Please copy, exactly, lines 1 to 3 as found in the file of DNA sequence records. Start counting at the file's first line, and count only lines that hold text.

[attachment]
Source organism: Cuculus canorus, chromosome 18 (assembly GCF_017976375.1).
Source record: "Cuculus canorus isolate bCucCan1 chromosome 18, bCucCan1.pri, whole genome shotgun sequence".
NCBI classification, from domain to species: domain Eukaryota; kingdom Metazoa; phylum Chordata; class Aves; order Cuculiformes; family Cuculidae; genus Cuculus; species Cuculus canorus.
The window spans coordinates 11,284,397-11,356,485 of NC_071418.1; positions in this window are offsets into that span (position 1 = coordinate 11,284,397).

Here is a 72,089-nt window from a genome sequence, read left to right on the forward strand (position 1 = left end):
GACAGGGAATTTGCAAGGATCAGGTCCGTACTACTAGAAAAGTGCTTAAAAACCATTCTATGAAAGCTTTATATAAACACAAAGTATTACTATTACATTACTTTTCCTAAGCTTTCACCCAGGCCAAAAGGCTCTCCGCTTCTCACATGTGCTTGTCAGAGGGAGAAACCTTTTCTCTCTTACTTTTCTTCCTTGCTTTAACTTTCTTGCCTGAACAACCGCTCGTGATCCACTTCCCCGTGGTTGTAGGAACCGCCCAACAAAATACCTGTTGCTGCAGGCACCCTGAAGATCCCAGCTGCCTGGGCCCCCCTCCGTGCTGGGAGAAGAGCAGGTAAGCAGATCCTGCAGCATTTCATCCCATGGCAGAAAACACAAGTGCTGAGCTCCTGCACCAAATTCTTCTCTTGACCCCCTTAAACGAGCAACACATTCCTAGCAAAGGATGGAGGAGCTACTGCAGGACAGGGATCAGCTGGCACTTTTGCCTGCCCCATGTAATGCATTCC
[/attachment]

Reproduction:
Source organism: Cuculus canorus, chromosome 18 (assembly GCF_017976375.1).
Source record: "Cuculus canorus isolate bCucCan1 chromosome 18, bCucCan1.pri, whole genome shotgun sequence".
NCBI classification, from domain to species: domain Eukaryota; kingdom Metazoa; phylum Chordata; class Aves; order Cuculiformes; family Cuculidae; genus Cuculus; species Cuculus canorus.